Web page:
We should be really proud of the difference we make in the world. Many of our institutes have projects with organizations, coaching them in their lean transformations, and are making great progress with them. We constantly generate new learning, a lot of which you can see published here on Planet Lean.
We are currently looking for new and better ways to support organizations. (We have had interesting conversations about this last month at our annual Board Meeting.) It is clear to us that it all starts with awareness, and that is why our focus on delivering public workshops, publishing books and organizing lean summits is still strong. However, we also realized that we can more directly contribute to bringing lean change about by assisting companies and individuals on their transformations. At LGN, we do so using the Lean Transformation Framework as a reference, because we believe that effective and sustainable change can only come from tackling each of its five dimensions.
RP: What are the benefits of being part of the Lean Global Network?
TK: Being a part of LGN is very important for us in Poland, for several reasons. The most important is the fact that we can learn from others. Seeing how our peers organize training, approach coaching companies or start to introduce lean to new areas is a big advantage for us.
As a network, we have a clear idea of where we are with lean in every corner of the world. Belonging to an international not-for-profit organization whose aim is to spread lean thinking and practice around the world makes us unique – and therefore stronger – in the Polish market. Belonging to the Lean Global Network has helped us to make a substantial contribution to the spread of lean in our country (through conferences, gemba-based workshops, books, articles and case studies, and of course assisting companies in their lean journeys). When I first started, our lean conference was the only one in the country, whereas there are now over 30 lean-related events each year!
RP: You have been running summits for nearly two decades. Does the old formula still work?
TK: We are having intense discussions about this in our institute, and we have reached the conclusion that we need to discover the next paradigm for lean summits. The old formula (a lot of case studies, foreign speakers, practitioners and authors) still works, but I don’t think it will for long. We need to think about how to deliver the content in a different way.
Another problem we will need to tackle is that, as much as we have tried to explain that’s not the way to go about creating change, people still expect to come to a summit and get the silver-bullet solution that will magically solve all their problems. It doesn’t work like that, of course, but that poses interesting questions on what sort of content we should look for and how we should share it at summits.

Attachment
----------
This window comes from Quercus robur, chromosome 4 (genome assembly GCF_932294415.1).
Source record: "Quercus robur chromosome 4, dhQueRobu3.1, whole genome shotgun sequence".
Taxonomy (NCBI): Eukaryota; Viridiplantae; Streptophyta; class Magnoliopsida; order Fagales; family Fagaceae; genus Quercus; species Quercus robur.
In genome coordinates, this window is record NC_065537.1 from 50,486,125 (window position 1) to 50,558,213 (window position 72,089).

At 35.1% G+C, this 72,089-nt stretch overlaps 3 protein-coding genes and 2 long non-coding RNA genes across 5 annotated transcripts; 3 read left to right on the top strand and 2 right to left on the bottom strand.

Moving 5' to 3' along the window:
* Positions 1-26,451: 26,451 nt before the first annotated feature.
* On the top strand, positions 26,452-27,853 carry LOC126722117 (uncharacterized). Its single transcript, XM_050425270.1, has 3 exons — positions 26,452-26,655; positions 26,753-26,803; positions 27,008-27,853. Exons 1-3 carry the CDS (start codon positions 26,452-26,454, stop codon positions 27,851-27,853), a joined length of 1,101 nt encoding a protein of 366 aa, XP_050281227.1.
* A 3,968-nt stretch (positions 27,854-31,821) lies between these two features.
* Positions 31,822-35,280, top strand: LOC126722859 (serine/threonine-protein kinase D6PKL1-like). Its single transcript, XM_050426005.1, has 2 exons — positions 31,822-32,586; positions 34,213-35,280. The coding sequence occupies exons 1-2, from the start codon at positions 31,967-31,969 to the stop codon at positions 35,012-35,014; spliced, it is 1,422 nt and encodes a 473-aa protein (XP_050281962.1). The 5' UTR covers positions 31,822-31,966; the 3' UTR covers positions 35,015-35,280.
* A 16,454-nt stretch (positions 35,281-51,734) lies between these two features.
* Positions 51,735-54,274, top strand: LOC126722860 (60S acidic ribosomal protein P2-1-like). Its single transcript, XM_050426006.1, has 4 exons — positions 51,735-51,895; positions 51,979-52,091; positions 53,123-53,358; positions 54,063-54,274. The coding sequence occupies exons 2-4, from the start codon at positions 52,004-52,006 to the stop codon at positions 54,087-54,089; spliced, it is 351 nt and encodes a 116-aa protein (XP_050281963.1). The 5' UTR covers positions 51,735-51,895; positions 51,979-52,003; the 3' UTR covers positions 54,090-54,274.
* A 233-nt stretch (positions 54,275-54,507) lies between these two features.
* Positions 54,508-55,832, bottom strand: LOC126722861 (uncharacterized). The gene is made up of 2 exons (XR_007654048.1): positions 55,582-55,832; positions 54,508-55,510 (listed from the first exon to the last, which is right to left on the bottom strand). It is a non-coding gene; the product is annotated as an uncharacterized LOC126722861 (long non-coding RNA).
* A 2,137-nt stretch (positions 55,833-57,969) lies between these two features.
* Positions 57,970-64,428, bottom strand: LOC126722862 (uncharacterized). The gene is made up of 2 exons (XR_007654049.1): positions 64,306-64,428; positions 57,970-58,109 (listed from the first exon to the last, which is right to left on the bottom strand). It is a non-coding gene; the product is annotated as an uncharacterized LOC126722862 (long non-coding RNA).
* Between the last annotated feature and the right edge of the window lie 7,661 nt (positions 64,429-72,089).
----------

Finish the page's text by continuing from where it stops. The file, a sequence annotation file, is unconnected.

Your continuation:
RP: What’s the state of lean in Poland at the moment?
TK: In manufacturing, lean is wide-spread. In fact, at our summit, the majority of participants are still from manufacturing companies, which surely has to do with the fact that Poland is still heavy on manufacturing compared to Western Europe. What’s certain is that we are getting more and more Polish-owned companies knocking on our door, whereas in the early years it was usually only plants belonging to international corporations. That’s great to see.
In non-manufacturing sectors, lean isn’t developing as fast. Part of the reason for this is that there are many improvement methodologies available to them. Many of these firms started with six sigma years ago, for example, and have more recently turned to approaches like agile, scrum, BPMN. I am confident they will soon realize why they need lean thinking in order to move forward.
RP: What is the Polish institute currently working on?
TK: We are currently helping several Polish companies to solve their business problems using lean thinking. We train hundreds of people each month on various lean methods and tools showing them best practices during visits to some 30 companies. We are currently busy designing our public lean workshop program for next year, knowing how important it is to keep up with the market and to adapt to changing customer needs.
Our R&D team has been working on connections between environmental and business aspects of the production process within the Maestri project co-funded by the EU. Here are two videos about two of the tools developed within the scope of this project: Eco Lean Management Board and Eco Orbit View. We are also developing lean Apps – a brand-new R&D project for us, which we consider crucial for our future success.
We are striving to publish more books in Polish. Our current goal is to release four titles a year! One of the most recent books we translated and published was The Work of Management by Jim Lancaster. Tracey and Ernie Richardson’s The Toyota Engagement Equation is coming out this week, and the next in the pipeline is Art Smalley’s book on Four Types of Problems. Since we breathed new air into the publishing value stream, we have experienced a dramatic increase in sales – which is very promising.